The lawsuit also cites arrests in which defendants were held for more than 10 days before receiving a probable cause hearing. Overcrowding at the county jail creates a bottleneck at the city facility, the suit said.

The plaintiffs’ lawyers argued that the city had a “broad, longstanding, and consistent policy of refusing to release warrantless arrestees” even when more than 48 hours had passed since their arrests, and that the city failed to provide thousands of records relevant to this policy and practice.

See here for some background, and here for an earlier Chron story (embedded in this one and the basis of that post) on the subject. I’m appalled by what’s in this story, which I don’t think can be adequately explained by simple incompetence on the city’s part. There needs to be a serious investigation of who was responsible for what, and consequences to follow. This is unacceptable at every level. The city needs to throw itself on the mercy of the court and make an extremely generous settlement offer to the defendants.

Partial halt to bail lawsuit order

Here comes the Fifth Circuit again.

A majority opinion by Circuit Judge Jerry E. Smith halted part of an order by Chief U.S. District Judge Lee H. Rosenthal which compelled certain defendants to be released immediately on no-cost bail in cases where a person with the money, arrested on the same charge, would be immediately released. Defendants must have an individualized bail determination made by a judge within 48 hours, the ruling says. The newest member of the appeals court, a Trump appointee, Judge Kyle Duncan, concurred with his holding.

They said that despite Rosenthal’s “well-intentioned effort to comply,” the instruction allowing immediate release to qualified poor defendants “easily violates the mandate, which explicitly found that individualized hearings would remedy the identified procedural violations.”

In a dissenting opinion, Circuit Judge James E. Graves Jr. wrote that Rosenthal’s order corrects an inequity that is protected by the constitution.

“However thorough and fair it may be, an individualized hearing 48 hours after arrest cannot ‘fix’ the deprivation of liberty and equal protection suffered by an indigent misdemeanor arrestee who is automatically detained prior to that hearing ‘solely because [she is] too poor to pay’ a preset amount of secured money bail,” Graves wrote.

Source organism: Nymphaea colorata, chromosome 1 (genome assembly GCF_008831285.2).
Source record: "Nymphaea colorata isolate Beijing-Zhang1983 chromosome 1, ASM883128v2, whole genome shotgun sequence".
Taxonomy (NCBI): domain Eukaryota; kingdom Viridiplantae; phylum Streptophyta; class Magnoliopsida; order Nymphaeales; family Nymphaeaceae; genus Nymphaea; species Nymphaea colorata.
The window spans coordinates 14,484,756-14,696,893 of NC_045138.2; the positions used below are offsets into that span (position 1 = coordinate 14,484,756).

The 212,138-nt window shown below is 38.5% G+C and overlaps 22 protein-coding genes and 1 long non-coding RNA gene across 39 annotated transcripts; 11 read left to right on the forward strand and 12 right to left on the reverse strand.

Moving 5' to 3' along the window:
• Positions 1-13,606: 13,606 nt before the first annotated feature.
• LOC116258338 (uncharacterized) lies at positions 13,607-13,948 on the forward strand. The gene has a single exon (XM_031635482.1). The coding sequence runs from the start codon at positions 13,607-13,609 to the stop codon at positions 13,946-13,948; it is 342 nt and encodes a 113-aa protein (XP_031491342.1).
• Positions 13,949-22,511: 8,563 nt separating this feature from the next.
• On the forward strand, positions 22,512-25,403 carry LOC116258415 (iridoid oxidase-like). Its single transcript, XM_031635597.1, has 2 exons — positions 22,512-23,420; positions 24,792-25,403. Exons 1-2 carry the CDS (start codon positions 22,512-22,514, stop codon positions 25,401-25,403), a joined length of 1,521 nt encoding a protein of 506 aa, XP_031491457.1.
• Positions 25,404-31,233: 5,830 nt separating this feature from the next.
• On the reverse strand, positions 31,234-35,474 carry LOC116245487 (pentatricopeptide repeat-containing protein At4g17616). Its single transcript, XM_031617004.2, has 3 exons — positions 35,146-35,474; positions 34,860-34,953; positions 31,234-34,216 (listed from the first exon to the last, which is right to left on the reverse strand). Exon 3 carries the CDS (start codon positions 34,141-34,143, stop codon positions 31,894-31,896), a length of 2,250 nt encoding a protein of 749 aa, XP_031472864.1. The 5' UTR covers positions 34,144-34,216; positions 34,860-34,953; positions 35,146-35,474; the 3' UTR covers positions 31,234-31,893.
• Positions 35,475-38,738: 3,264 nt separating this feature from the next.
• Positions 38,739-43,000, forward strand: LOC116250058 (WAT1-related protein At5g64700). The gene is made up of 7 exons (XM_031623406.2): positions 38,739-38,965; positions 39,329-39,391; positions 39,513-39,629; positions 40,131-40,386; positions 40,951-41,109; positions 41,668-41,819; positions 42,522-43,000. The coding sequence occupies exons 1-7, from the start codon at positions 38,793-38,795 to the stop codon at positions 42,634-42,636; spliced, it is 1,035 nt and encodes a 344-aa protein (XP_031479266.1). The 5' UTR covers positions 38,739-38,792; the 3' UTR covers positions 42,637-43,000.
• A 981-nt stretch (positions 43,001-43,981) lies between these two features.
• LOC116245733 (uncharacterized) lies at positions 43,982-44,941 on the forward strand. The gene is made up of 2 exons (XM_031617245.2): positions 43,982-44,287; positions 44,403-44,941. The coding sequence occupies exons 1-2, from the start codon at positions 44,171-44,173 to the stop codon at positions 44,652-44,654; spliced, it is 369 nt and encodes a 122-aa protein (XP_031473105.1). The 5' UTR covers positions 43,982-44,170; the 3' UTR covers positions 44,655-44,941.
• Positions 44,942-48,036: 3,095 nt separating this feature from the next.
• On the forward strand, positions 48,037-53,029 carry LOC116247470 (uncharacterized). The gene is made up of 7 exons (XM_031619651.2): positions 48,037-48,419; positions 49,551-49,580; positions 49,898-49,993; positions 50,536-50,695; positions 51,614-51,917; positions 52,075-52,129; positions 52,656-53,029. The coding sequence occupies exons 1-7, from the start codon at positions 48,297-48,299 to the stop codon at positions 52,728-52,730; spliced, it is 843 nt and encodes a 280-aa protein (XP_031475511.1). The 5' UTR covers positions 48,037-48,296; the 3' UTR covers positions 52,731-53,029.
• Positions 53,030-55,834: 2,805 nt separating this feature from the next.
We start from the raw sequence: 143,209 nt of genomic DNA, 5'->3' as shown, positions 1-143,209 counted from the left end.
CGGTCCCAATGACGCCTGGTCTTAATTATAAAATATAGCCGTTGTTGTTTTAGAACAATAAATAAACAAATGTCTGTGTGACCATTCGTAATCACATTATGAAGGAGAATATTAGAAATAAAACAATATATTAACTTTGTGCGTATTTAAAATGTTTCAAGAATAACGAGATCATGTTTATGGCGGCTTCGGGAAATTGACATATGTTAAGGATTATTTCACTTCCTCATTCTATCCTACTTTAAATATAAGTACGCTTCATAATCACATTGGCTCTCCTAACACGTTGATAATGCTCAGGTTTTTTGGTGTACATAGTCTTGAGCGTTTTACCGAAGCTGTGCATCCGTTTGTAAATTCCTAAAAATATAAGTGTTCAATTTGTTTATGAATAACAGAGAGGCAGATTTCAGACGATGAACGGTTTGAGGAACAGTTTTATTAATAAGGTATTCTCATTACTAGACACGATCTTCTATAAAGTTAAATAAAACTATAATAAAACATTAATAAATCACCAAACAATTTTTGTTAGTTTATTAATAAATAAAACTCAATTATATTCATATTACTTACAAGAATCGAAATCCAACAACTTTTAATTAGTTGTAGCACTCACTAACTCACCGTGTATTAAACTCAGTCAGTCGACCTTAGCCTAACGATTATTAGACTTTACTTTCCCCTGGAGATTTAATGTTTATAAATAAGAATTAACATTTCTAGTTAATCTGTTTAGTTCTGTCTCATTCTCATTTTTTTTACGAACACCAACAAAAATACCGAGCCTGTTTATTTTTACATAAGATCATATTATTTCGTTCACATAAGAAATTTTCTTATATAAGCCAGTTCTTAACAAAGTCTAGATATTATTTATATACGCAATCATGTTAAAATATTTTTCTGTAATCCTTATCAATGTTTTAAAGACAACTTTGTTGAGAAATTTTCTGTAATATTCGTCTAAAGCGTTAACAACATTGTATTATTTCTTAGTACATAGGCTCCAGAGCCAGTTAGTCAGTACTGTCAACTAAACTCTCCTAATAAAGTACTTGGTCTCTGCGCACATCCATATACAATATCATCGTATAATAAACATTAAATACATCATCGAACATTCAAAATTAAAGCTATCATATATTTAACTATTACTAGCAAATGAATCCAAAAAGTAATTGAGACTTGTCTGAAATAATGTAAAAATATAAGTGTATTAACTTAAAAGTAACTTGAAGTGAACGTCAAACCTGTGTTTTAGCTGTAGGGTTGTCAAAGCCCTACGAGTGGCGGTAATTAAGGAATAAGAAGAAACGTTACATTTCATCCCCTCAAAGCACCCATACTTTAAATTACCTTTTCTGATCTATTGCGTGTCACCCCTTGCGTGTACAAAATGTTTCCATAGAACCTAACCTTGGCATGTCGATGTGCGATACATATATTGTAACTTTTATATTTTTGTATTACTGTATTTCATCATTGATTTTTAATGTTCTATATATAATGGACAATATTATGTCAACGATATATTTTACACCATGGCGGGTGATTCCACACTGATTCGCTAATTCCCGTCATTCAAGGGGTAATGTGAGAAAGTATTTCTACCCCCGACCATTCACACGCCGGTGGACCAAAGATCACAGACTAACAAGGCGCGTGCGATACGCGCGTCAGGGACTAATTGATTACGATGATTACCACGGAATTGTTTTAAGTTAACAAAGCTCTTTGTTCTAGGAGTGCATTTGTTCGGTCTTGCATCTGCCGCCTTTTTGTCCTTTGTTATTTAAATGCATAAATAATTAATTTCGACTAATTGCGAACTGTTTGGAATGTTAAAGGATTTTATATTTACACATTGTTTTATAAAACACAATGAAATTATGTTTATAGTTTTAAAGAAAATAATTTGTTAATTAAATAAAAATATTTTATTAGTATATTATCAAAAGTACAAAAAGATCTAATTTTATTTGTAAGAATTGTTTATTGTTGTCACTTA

The majority wrote that Rosenthal’s orders were too expansive, straying from their earlier instructions to “narrowly tailor” her 2017 injunction to address certain deficiencies that were placing pressure on judges to move too quickly. Judges that the 14 judges who questioned this portion of Rosenthal’s ruling were likely to win on the merits, the ruling says.

See here for the background. I disagree with the Fifth Circuit’s ruling here, but again this is about the injunction, not the merits of the case. This is about how these courts will operate until a ruling on the merits is made or a settlement is reached. Or, you know, until we elect some better judges in November. Never forget that part. KUHF has more.

Bail practices lawsuit hearing

We so need to be done with this.

More than a dozen Harris County misdemeanor judges contend that public safety would be imperiled if they followed an “untenable” new pretrial release order by a Houston federal judge who has found the current county bail system unconstitutional.

An appellate lawyer representing 14 county court-at-law judges, all who are Republicans, argued before an appeals court in Houston Tuesday that Chief U.S. District Judge Lee H. Rosenthal’s revised instructions overstepped the narrow directions she was given in June by the federal appeals court to fine tune elements of her initial order. The revision afforded liberties that the appeals court did not mandate, allowing people arrested on certain offenses be released as promptly as those who are able to secure money bail, the judges’ lawyer argued.

“Since the Magna Carta money bail has been seen as sufficient surety and wealth is an inevitable factor…when that surety is money bail,” said Charles Cooper, a Washington D.C. lawyer representing the judges.